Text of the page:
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  • Writer's pictureDr. Denis Petersen, PMP, ACMP

Building Project Teams - Part 2

Project Managers have a direct influence on team synergy. This article discusses specific actions they can take to enhance teamwork and build cohesion among stakeholders.

Project team working together

Building Team Synergy



Petersen Training is an Authorized Training Partner for the Project Management Institute; some of this content is based on concepts in the Guide to the Project Management Body of Knowledge (PMBOK® Guide) and can be helpful for those who are preparing for a PMI certification.


1. What is Synergy?


The term “synergy” is not new; it has been used by writers and theorists for different purposes for hundreds of years. However, in a business setting, it is a term that represents the ability of people to accomplish more as part of an effective team than they can if they work on their own. In addition, teams with positive synergy collaborate well and perform at higher levels. The following graphic depicts this truth:


Curve showing increasing synergy and success on the right, with decreasing synergy and success on the left

From Petersen and Anderson


So, if team synergy is increasing, projects will see increasing success at an exponential rate. However, the opposite is also true. If team synergy is decreasing, they will see decreasing success—also at an exponential rate. Teams never seem to be stagnant on this curve. They are either progressing upward or sliding down the curve. Thus, it takes constant vigilance by leaders and team members to build synergy.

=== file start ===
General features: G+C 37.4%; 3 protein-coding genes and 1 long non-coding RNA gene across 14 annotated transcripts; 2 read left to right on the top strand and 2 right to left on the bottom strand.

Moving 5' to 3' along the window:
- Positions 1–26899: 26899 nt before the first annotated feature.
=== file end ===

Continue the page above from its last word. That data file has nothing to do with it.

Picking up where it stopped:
2. Start with a Team Charter

One of the first things a project manager can do to build synergy is to have team members develop a Team Charter. This is a guiding document that establishes how team members will work together. It is composed of expectations, processes, and agreements that will guide member actions and decisions throughout a project. The charter may contain:

  • Shared values

  • Team norms

  • Ground rules for how the team will interact

  • Decision-making processes and structure

  • Conflict management processes

  • Communication expectations and methods

All of these elements are designed to build the team and help members understand (upfront) the behavioral expectations that will lead them to success. When a team experiences difficulties or conflicts, team members can always refer to the Team Charter to help them work through these issues. So, to create an effective charter, it is best to gather team members into a room (or a virtual work session), have them develop team expectations, resolve any concerns that arise during discussions, document the results of the work session, invite each member to sign the document (when they agree with its contents), and display the document prominently in team work areas.

3. Leading Synergistic Teams

An effective team environment promotes feelings of unity, belonging, cohesion, value, and trust among team members. So, when building synergistic teams, leaders must BE the type of person—and take positive actions—to allow these feelings to be present.